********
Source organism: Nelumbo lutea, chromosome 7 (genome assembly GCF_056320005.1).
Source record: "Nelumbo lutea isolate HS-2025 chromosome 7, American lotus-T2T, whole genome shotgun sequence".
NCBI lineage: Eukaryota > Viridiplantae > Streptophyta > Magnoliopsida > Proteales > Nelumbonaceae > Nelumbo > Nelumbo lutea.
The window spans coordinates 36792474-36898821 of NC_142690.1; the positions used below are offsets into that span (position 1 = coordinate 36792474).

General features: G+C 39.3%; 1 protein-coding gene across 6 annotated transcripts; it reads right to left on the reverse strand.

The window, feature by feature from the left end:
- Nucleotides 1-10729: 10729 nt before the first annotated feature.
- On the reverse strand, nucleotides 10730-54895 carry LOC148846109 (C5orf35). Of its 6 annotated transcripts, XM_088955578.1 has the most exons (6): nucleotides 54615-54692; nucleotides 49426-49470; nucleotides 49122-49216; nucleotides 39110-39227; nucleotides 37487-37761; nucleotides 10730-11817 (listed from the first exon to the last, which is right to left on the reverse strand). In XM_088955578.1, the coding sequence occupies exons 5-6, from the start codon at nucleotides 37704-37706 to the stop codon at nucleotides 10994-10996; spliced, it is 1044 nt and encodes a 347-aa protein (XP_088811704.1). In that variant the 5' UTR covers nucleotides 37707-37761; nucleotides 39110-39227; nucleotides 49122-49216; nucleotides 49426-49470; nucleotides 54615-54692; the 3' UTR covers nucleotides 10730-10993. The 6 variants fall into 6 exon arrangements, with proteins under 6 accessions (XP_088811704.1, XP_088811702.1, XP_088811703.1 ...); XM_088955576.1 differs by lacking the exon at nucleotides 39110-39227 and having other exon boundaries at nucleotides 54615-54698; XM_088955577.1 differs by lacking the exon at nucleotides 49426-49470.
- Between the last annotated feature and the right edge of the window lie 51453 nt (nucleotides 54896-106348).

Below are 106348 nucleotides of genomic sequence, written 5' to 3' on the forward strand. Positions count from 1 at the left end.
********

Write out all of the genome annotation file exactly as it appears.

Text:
Source organism: Nelumbo lutea, chromosome 7 (genome assembly GCF_056320005.1).
Source record: "Nelumbo lutea isolate HS-2025 chromosome 7, American lotus-T2T, whole genome shotgun sequence".
NCBI lineage: Eukaryota > Viridiplantae > Streptophyta > Magnoliopsida > Proteales > Nelumbonaceae > Nelumbo > Nelumbo lutea.
The window spans coordinates 36792474-36898821 of NC_142690.1; the positions used below are offsets into that span (position 1 = coordinate 36792474).

General features: G+C 39.3%; 1 protein-coding gene across 6 annotated transcripts; it reads right to left on the reverse strand.

The window, feature by feature from the left end:
- Nucleotides 1-10729: 10729 nt before the first annotated feature.
- On the reverse strand, nucleotides 10730-54895 carry LOC148846109 (C5orf35). Of its 6 annotated transcripts, XM_088955578.1 has the most exons (6): nucleotides 54615-54692; nucleotides 49426-49470; nucleotides 49122-49216; nucleotides 39110-39227; nucleotides 37487-37761; nucleotides 10730-11817 (listed from the first exon to the last, which is right to left on the reverse strand). In XM_088955578.1, the coding sequence occupies exons 5-6, from the start codon at nucleotides 37704-37706 to the stop codon at nucleotides 10994-10996; spliced, it is 1044 nt and encodes a 347-aa protein (XP_088811704.1). In that variant the 5' UTR covers nucleotides 37707-37761; nucleotides 39110-39227; nucleotides 49122-49216; nucleotides 49426-49470; nucleotides 54615-54692; the 3' UTR covers nucleotides 10730-10993. The 6 variants fall into 6 exon arrangements, with proteins under 6 accessions (XP_088811704.1, XP_088811702.1, XP_088811703.1 ...); XM_088955576.1 differs by lacking the exon at nucleotides 39110-39227 and having other exon boundaries at nucleotides 54615-54698; XM_088955577.1 differs by lacking the exon at nucleotides 49426-49470.
- Between the last annotated feature and the right edge of the window lie 51453 nt (nucleotides 54896-106348).

Below are 106348 nucleotides of genomic sequence, written 5' to 3' on the forward strand. Positions count from 1 at the left end.